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Class Dismissed

Goodbye, first class. Hello, business class.
May 1, 1999
URL: http://www.entrepreneur.com/article/17746

More airlines are pulling out their huge forward cabins seats and replacing them with smaller business class seats. The latest carrier to zap first class is Delta Air Lines, which introduced its BusinessElite seats earlier this year. The new sleeper seats have more leg room than the ones in its old business class, plus electric reclining controls, video screens and portable computer hookups.

These days, you can practically count the number of airlines with three-class service on one hand: American Airlines is still a holdout as are British Airways, Lufthansa and several Asian carriers. Most U.S. airlines, however, have gone to a two-class configuration.

Businesspeople don't like the changes. A recent poll by the Cleveland executive search firm Christian & Timbers concludes that passengers are dismayed by the disappearance of first class amenities. "True first class appointments have lost priority in the industry," says Jeff Christian, the company's chief executive.

Perhaps the most disconcerting aspect of the elimination of first class is the way the line between premium and tourist seats is being blurred. British Airways' new economy class seats, which offer an ergonomic design, or even Virgin Atlantic's cheap seats, which come with a video entertainment system, nearly match the business class offerings on other carriers. That may be bad news when you want to travel in style, but for business owners looking to save a few bucks, the lower cost of business seats is a silver lining.


Christopher Elliott is a writer in Annapolis, Maryland. Contact him at http://www.elliott.org

Going To Extremes

Entrepreneurs play as hard as they work.

Entrepreneurs are finding thrills in their own backyards. In the past five years, 98 million Americans "roughed" it while on vacation, according to the Travel Industry Association of America. One-third of these people engaged in such adventure activities as mountain biking and scuba diving.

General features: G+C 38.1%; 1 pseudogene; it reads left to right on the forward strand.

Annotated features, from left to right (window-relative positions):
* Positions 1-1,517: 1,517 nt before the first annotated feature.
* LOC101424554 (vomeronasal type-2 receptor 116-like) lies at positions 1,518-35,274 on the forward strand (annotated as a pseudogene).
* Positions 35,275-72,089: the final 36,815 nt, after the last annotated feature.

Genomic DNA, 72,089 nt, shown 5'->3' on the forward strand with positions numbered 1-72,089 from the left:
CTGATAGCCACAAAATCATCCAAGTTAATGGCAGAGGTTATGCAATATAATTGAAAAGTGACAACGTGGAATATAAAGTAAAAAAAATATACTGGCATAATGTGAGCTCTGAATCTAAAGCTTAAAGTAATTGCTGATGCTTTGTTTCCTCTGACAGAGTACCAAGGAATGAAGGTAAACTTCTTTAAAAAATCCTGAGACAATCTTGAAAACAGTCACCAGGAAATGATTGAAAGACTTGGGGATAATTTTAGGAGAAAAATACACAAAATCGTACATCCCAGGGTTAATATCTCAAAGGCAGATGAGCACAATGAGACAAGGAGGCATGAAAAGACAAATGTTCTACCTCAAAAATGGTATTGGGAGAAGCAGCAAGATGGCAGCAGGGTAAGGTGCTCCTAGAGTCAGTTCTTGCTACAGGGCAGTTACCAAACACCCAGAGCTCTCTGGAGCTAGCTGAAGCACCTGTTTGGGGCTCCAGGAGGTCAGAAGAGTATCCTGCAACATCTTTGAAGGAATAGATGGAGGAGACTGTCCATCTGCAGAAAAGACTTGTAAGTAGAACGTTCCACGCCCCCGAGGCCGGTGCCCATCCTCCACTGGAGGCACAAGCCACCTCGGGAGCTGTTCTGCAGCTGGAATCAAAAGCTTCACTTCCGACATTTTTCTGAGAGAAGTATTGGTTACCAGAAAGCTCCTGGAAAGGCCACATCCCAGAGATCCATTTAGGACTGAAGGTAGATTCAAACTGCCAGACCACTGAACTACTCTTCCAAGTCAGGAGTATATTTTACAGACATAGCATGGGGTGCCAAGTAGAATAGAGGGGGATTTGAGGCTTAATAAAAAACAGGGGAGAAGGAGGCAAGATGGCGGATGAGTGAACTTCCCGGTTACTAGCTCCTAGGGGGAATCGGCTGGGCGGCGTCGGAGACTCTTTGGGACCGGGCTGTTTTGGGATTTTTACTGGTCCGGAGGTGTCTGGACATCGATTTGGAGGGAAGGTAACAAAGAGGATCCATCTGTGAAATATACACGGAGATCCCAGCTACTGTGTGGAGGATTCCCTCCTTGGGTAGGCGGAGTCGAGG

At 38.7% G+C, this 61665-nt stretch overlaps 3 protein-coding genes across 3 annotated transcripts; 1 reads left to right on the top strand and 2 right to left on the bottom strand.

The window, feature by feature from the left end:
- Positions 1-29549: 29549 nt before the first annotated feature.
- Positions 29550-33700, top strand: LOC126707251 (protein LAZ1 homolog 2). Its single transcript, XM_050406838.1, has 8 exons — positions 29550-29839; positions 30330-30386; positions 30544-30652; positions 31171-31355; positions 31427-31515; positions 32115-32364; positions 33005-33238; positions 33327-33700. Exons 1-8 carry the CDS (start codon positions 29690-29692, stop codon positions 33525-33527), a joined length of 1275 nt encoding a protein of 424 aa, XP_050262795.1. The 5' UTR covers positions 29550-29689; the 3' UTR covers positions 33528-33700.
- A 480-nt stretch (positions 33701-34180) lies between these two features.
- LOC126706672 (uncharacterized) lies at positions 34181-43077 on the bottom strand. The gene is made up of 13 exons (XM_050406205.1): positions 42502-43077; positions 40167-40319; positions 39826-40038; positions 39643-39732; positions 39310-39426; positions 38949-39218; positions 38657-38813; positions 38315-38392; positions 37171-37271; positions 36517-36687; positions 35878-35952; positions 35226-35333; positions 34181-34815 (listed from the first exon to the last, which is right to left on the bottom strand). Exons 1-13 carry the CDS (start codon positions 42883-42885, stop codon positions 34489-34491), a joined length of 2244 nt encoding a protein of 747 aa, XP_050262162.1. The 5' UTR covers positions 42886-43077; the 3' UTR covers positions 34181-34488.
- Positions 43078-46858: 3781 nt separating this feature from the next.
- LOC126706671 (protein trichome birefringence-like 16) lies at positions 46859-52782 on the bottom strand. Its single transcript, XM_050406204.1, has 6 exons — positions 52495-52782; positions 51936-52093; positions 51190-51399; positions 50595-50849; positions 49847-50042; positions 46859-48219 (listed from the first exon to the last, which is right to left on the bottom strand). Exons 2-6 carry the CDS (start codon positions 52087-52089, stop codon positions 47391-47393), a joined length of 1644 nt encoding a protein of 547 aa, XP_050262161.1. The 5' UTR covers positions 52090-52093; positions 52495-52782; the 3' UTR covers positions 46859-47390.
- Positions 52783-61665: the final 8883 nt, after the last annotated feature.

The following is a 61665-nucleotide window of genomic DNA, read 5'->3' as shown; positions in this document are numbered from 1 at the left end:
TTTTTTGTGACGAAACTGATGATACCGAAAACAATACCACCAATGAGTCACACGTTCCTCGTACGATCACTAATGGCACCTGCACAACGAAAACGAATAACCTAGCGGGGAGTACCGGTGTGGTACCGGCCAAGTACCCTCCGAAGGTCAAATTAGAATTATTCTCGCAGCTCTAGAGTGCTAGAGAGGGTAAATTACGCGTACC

Too busy to get away for a week? Technology brings adventure to people who can't travel far. The latest night vision goggles, for example, let you enjoy the outdoors after nightfall. "It allows executives to lengthen their day," says Richard Hall, sales manager of commercial products for ITT Industries Night Vision.

The eyewear is also being used on wilderness excursions in Arizona and rafting trips in Colorado. But seeing in the dark doesn't come cheap--one pair of goggles can cost upwards of $1,900.

If you prefer something offbeat, hotels offer adventures you once had to travel thousands of miles to experience. At The Equinox in Manchester Village, Vermont, guests sharpen their off-road skills at the Land Rover Driving School and handle birds of prey at the British School of Falconry. "You're given everything you need. The adventure is self-contained," says Meryl Pearlstein of The Equinox.

But you don't have to leave your office for a taste of adventure. The Travelon.com Web site details packages ranging from scuba diving to hiking. Also included are vacation tips, forums, and a search engine (should you find the time for that adventure after all).

Road Notes

Contact Sources

Christian & Timbers, (216) 464-8710, http://www.ctnet.com

The Equinox, (800) 362-4747, http://www.equinoxresort.com

ITT Industries Night Vision, (800) 448-8678, http://www.ittnightvision.com